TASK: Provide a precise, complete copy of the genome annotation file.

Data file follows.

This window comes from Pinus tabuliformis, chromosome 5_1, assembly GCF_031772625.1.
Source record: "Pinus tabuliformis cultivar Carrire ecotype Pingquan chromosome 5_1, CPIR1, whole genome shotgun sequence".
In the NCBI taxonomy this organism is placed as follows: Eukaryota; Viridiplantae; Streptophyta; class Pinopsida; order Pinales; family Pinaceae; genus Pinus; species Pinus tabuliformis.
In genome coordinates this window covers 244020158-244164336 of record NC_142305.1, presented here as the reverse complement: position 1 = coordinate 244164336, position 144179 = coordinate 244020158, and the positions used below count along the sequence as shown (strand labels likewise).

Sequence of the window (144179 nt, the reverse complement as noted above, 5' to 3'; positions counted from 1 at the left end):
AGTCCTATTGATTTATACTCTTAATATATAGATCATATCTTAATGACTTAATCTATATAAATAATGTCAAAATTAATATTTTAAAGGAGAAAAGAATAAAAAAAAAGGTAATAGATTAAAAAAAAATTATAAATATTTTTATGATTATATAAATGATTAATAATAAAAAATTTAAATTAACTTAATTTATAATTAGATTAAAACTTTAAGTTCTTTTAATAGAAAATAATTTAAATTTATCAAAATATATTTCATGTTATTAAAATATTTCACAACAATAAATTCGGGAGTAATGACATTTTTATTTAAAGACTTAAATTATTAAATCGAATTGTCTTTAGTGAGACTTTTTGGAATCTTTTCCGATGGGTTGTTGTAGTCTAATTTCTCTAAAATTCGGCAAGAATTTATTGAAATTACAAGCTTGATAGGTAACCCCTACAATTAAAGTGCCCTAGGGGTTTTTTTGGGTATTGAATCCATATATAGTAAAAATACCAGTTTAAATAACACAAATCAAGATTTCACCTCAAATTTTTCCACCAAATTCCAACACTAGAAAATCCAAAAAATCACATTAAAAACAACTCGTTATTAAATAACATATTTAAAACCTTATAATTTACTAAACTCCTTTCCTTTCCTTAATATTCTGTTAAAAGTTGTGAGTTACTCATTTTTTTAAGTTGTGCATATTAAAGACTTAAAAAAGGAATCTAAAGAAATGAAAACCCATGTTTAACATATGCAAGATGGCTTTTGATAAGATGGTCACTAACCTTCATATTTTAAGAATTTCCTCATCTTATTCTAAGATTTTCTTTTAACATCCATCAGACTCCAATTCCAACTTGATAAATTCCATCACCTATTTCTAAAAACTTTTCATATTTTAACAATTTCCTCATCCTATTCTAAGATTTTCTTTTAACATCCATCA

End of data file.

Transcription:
This window comes from Pinus tabuliformis, chromosome 5_1, assembly GCF_031772625.1.
Source record: "Pinus tabuliformis cultivar Carrire ecotype Pingquan chromosome 5_1, CPIR1, whole genome shotgun sequence".
In the NCBI taxonomy this organism is placed as follows: Eukaryota; Viridiplantae; Streptophyta; class Pinopsida; order Pinales; family Pinaceae; genus Pinus; species Pinus tabuliformis.
In genome coordinates this window covers 244020158-244164336 of record NC_142305.1, presented here as the reverse complement: position 1 = coordinate 244164336, position 144179 = coordinate 244020158, and the positions used below count along the sequence as shown (strand labels likewise).

Sequence of the window (144179 nt, the reverse complement as noted above, 5' to 3'; positions counted from 1 at the left end):
AGTCCTATTGATTTATACTCTTAATATATAGATCATATCTTAATGACTTAATCTATATAAATAATGTCAAAATTAATATTTTAAAGGAGAAAAGAATAAAAAAAAAGGTAATAGATTAAAAAAAAATTATAAATATTTTTATGATTATATAAATGATTAATAATAAAAAATTTAAATTAACTTAATTTATAATTAGATTAAAACTTTAAGTTCTTTTAATAGAAAATAATTTAAATTTATCAAAATATATTTCATGTTATTAAAATATTTCACAACAATAAATTCGGGAGTAATGACATTTTTATTTAAAGACTTAAATTATTAAATCGAATTGTCTTTAGTGAGACTTTTTGGAATCTTTTCCGATGGGTTGTTGTAGTCTAATTTCTCTAAAATTCGGCAAGAATTTATTGAAATTACAAGCTTGATAGGTAACCCCTACAATTAAAGTGCCCTAGGGGTTTTTTTGGGTATTGAATCCATATATAGTAAAAATACCAGTTTAAATAACACAAATCAAGATTTCACCTCAAATTTTTCCACCAAATTCCAACACTAGAAAATCCAAAAAATCACATTAAAAACAACTCGTTATTAAATAACATATTTAAAACCTTATAATTTACTAAACTCCTTTCCTTTCCTTAATATTCTGTTAAAAGTTGTGAGTTACTCATTTTTTTAAGTTGTGCATATTAAAGACTTAAAAAAGGAATCTAAAGAAATGAAAACCCATGTTTAACATATGCAAGATGGCTTTTGATAAGATGGTCACTAACCTTCATATTTTAAGAATTTCCTCATCTTATTCTAAGATTTTCTTTTAACATCCATCAGACTCCAATTCCAACTTGATAAATTCCATCACCTATTTCTAAAAACTTTTCATATTTTAACAATTTCCTCATCCTATTCTAAGATTTTCTTTTAACATCCATCA